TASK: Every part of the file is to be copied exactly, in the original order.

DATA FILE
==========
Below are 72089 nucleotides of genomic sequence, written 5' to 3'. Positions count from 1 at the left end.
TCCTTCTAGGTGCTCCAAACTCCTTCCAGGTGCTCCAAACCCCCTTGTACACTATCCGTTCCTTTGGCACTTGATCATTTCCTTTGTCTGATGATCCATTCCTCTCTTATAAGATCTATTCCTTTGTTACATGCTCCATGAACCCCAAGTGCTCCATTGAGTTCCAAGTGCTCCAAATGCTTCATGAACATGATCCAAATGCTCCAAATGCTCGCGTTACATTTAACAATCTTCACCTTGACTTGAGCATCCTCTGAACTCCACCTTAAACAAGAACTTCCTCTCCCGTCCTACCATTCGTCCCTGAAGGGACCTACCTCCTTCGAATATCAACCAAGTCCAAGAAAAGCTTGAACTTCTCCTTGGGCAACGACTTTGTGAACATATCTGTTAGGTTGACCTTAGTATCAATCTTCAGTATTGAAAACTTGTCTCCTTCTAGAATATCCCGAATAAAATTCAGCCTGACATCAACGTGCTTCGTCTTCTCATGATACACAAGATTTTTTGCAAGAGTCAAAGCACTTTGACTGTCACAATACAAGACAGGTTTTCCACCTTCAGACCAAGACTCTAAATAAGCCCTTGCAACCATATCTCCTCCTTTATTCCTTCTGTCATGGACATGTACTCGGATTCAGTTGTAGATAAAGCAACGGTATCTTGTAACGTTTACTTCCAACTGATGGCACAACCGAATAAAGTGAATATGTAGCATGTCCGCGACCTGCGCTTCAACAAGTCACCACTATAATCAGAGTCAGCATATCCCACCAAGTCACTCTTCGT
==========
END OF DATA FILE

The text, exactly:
Below are 72089 nucleotides of genomic sequence, written 5' to 3'. Positions count from 1 at the left end.
TCCTTCTAGGTGCTCCAAACTCCTTCCAGGTGCTCCAAACCCCCTTGTACACTATCCGTTCCTTTGGCACTTGATCATTTCCTTTGTCTGATGATCCATTCCTCTCTTATAAGATCTATTCCTTTGTTACATGCTCCATGAACCCCAAGTGCTCCATTGAGTTCCAAGTGCTCCAAATGCTTCATGAACATGATCCAAATGCTCCAAATGCTCGCGTTACATTTAACAATCTTCACCTTGACTTGAGCATCCTCTGAACTCCACCTTAAACAAGAACTTCCTCTCCCGTCCTACCATTCGTCCCTGAAGGGACCTACCTCCTTCGAATATCAACCAAGTCCAAGAAAAGCTTGAACTTCTCCTTGGGCAACGACTTTGTGAACATATCTGTTAGGTTGACCTTAGTATCAATCTTCAGTATTGAAAACTTGTCTCCTTCTAGAATATCCCGAATAAAATTCAGCCTGACATCAACGTGCTTCGTCTTCTCATGATACACAAGATTTTTTGCAAGAGTCAAAGCACTTTGACTGTCACAATACAAGACAGGTTTTCCACCTTCAGACCAAGACTCTAAATAAGCCCTTGCAACCATATCTCCTCCTTTATTCCTTCTGTCATGGACATGTACTCGGATTCAGTTGTAGATAAAGCAACGGTATCTTGTAACGTTTACTTCCAACTGATGGCACAACCGAATAAAGTGAATATGTAGCATGTCCGCGACCTGCGCTTCAACAAGTCACCACTATAATCAGAGTCAGCATATCCCACCAAGTCACTCTTCGT